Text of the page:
UK embassy land sale put at B18bn
CBRE appointed as agent for British plot
Land plots in bustling prime locations remain appealing, with the British embassy expected to shed its 23-rai property on Wireless Road for more than 18 billion baht.
According to sources in the property sector who asked not to be named, the embassy is sounding out developer interest through CBRE (Thailand), which was assigned as the sole agent for the plot.
"The embassy asked CBRE to survey whether we would be interested in buying the plot and what development it should likely be," one of the sources said.
A petition to Save the British Embassy Bangkok has popped up at Change.org, but has drawn little support.
The price of the plot, which serves as the embassy's head office, is estimated at more than 2 million baht a square wah. A nearby plot was bought last year for 1.91 million baht a sq w by SET-listed SC Asset Corporation Plc.
"At that price it's going to be a huge project development, which only large developers or those with overseas giant partners can do," another source said.
The latter source's company was among the large developers that sat down with CBRE last week to discuss the plot. A mixed-use development is the most feasible outcome for the plot because of its large size and land cost, the source said.
A decade ago the British embassy opened a bid for a land plot sized 9.5 rai on Phloenchit Road next to its current head office. The winner was Central Group of Companies with a price of 950,000 baht per sq w. The plot is currently situated by Central Embassy.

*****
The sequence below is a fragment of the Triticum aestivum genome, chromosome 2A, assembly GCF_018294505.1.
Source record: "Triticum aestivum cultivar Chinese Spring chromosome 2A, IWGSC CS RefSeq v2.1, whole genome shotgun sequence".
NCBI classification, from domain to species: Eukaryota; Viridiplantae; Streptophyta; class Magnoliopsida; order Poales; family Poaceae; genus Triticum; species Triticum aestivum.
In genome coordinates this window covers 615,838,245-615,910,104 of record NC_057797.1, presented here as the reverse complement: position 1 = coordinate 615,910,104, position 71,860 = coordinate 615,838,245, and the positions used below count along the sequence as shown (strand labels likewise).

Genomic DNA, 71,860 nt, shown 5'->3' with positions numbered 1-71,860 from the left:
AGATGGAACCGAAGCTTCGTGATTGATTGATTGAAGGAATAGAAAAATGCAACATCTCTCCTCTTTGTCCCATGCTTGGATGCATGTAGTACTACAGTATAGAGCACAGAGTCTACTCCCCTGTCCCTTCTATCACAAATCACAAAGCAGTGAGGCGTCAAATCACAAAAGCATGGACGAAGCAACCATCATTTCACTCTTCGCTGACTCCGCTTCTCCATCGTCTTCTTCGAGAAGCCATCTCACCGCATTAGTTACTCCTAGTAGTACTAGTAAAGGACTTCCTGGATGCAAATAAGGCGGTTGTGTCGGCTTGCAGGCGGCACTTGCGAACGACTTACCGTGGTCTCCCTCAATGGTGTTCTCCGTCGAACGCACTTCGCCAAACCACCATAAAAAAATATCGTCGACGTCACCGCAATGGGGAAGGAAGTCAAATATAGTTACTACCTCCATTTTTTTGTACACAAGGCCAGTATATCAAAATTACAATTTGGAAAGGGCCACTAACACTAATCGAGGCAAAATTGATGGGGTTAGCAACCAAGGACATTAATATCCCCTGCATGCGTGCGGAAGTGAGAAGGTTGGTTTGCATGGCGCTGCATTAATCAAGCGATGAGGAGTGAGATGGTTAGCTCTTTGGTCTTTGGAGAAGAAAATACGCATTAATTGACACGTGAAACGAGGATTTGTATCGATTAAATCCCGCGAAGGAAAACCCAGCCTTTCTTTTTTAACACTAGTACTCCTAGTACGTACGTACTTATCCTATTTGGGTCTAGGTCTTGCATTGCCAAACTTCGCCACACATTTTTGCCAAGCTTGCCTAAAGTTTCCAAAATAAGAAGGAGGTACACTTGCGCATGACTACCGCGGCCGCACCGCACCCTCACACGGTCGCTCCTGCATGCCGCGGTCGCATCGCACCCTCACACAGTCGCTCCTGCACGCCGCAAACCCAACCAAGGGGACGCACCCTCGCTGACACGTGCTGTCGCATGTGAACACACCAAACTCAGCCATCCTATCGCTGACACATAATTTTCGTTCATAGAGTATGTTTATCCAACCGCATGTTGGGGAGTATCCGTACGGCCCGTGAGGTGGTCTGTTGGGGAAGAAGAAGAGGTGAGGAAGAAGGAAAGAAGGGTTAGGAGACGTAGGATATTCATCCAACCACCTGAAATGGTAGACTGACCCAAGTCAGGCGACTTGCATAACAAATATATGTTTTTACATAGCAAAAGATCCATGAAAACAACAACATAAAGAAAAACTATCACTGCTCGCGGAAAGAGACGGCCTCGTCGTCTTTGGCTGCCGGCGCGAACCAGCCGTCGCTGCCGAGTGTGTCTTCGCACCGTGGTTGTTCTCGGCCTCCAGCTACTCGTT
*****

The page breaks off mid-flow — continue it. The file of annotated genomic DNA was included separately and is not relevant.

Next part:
Prices for land in prime locations have risen continuously over the last 10 years, with the latest deal struck by SET-listed Ananda Development Plc, which broke the record for the highest price per sq w when it paid 2.1-2.2 million baht for a one-rai site on Rama IV Road near Sri Fueng Fung Building.
The plot was the former location of the Citystreet food court owned by Beauty Gems Group. Despite the small size of only one rai, it is feasible to develop a high-rise building with an automated parking system, which would save space instead of having a traditional car park.
A source from Singha Estate Plc, the SET-listed property arm of Boon Rawd Brewery Co, said it had heard about the report but the company was not invited to take part in last week's meeting.
A British embassy spokesman would not confirm or deny the report, saying only that the embassy keeps its diplomatic estate under review to ensure that it provides value for the British taxpayer and effectively represents British interests.
"We will continue to have a fit-for-purpose embassy that supports the UK's impact and influence in a leading Asean country which is a key partner for the UK in security and prosperity terms," he said.
Phanom Kanjanathiemthao, managing director of property consultant Knight Frank Chartered (Thailand), has said that despite the looming land and buildings tax, land prices in Bangkok's prime locations are expected to continue rising over the next year.
"The new tax is unlikely to be so high that landlords want to avoid paying it or sell their land," he said recently. "It is worth keeping the land as the price will appreciate in the future."
Meanwhile, Ananda Development issued a statement on Tuesday afternoon denying having bought the plot at a whopping 2.2 million baht per sq w.
CEO Chanond Ruangkritya said the company had no policy to buy expensive land plots as it had maintained its goal of developing projects that meet the requirements of customers.
He said the company had never manipulated land prices. As the purchasing power is weak, it would focus on developing projects at reasonable prices.